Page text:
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Town Hall covers ASU strategic business framework

May 10, 2012

Key elements of Arizona State University’s strategic business framework were outlined at the recent 2012 Tempe Town Hall.

ASU President Michael Crow greeted Town Hall attendees during a videotaped message, commending university employees who support ASU’s mission to educate students while finding better ways to work together, advance ideas and improve the quality of the institution.  

Morgan R. Olsen, ASU's executive vice president, treasurer and chief financial officer, thanked the staff for their service and discussed the university’s strategic business plans. 

"There are so many things that go well every day because of the efforts you make,” Olsen said. 

Olsen cited economic factors that have greatly affected the university, such as the recent economic downturn that prompted ASU’s need to respond in a quick and innovative manner. ASU continues to evolve today in an era of rising costs in areas such as health care. 

“What we do has become more expensive,” he said. “We need to change how we do things.” 

To ensure that Arizona is globally competitive and contributing to a highly educated populace, key elements of the university’s strategic business framework include building the student pipeline at every level from kindergarten to higher education, increasing the production of college degrees by 50 percent, and doubling the sponsored research volume. 

The university must be cost effective and secure resources to thrive, building quality and performance while maintaining affordability. The strategic business framework anticipates degree production can increase through improved retention and graduation performance, instructional innovation and growth of new platforms such as ASU Online. Research performance also will grow, and the university will seek additional enrollment from nonresident and international students. 

"We think there’s a lot of enrollment growth potential through recruitment of students from other states and countries,” Olsen said.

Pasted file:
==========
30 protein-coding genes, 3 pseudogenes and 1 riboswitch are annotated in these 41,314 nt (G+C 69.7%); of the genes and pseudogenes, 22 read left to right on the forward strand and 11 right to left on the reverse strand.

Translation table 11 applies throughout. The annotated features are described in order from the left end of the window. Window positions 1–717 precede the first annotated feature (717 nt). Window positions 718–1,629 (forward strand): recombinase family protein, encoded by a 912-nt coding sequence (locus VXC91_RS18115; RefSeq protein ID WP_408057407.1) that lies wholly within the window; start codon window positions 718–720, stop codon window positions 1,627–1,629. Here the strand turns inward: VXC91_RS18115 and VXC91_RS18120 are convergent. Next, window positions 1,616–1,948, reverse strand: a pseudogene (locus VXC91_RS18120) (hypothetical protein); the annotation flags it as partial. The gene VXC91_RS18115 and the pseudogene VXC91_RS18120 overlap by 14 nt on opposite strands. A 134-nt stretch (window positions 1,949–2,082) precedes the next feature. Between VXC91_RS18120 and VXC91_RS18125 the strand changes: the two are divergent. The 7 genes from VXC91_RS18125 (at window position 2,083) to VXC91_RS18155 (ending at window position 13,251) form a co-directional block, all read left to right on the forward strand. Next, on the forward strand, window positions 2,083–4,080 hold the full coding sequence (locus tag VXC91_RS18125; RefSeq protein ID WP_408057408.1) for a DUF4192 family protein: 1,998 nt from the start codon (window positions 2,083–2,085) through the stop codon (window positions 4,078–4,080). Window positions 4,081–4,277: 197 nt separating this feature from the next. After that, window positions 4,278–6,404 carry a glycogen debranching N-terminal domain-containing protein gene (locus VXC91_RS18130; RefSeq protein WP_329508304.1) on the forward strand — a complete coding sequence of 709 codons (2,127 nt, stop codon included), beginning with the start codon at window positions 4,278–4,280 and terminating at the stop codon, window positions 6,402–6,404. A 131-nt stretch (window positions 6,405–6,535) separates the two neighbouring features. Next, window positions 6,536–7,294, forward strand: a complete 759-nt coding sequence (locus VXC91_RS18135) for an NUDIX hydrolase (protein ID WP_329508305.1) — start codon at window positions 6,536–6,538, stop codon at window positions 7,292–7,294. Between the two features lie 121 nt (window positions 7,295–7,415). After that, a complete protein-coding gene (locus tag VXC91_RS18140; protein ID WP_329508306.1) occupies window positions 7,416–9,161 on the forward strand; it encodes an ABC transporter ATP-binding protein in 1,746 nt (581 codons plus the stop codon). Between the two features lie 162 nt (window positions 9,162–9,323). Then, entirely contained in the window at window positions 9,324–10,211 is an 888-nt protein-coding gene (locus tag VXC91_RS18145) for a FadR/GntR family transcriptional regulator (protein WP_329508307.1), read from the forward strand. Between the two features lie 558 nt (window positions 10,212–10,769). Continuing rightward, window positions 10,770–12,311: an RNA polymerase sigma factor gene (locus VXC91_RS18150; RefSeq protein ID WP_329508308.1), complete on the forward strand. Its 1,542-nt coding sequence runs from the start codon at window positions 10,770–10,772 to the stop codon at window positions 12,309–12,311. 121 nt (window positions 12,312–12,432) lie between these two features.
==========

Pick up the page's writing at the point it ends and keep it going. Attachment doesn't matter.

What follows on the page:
At the same time, ASU is planning to control tuition increases while offering an array of financial aid options, ensuring wide access and affordability for students. Allocation of State investments in higher education is changing from an enrollment-based model to one based on outcome or performance measures, such as funding based on increased retention rates, degrees produced and research productivity. Producing more graduates is enhanced through programs such as the Maricopa-ASU Pathways Program (MAPP) and Transfer Admission Guarantee (TAG) programs, he added. 

Cost effectiveness is a primary tool in the plan through the use of technology and the use of private sector services when efficient and effective, while enhancing student success and outcomes and building brand awareness and quality. Compared to other research universities, ASU’s performance already is superior.

“We’re already very productive and cost effective,” Olsen said. “We need to take that next step.” 

If the university performs this year at the level projected, ASU is in a position to make general salary increase adjustments over the next several years, Olsen said. 

Strategies that can accomplish this include cost controls, increased tuition from non-residential and international students, ASU Online growth to 20,000 students by 2020 and partnerships that benefit the university.

ASU also is examining its relationships with its health and retirement plan sponsors. The purpose of the study is to ensure that both ASU and its faculty and staff are getting maximum value for their benefits dollars. 

Kevin Salcido, chief human resources officer, provided a report on his department’s initiatives, including retooling the compensation program that was put into place in 1985 by replacing it with fewer and broader bands of positions and pay ranges. A Peoplesoft upgrade is currently being implemented and online sexual harassment training for employees will help ensure that ASU is still an employer of choice. 

"It’s good to be proactive. ASU still is seen as a destination employer with 55,000 people a month visiting the applicant website,” Salcido said. 

Salcido encouraged employees to take advantage of the tuition-reduction program and added that there are no plans to discontinue this benefit. 

Additional ASU Town Halls will take place:

• 9-10:30 a.m., May 14, at the West Campus Kiva Auditorium

• 9-10:30 a.m., May 17, at Nursing and Health Innovation-2, room 110, at the Downtown Phoenix campus

• 2:30-4 p.m., May 21, at the Union Ballroom on the Polytechnic campus

The ASU Staff Council and Office of Human Resources sponsor the Town Halls.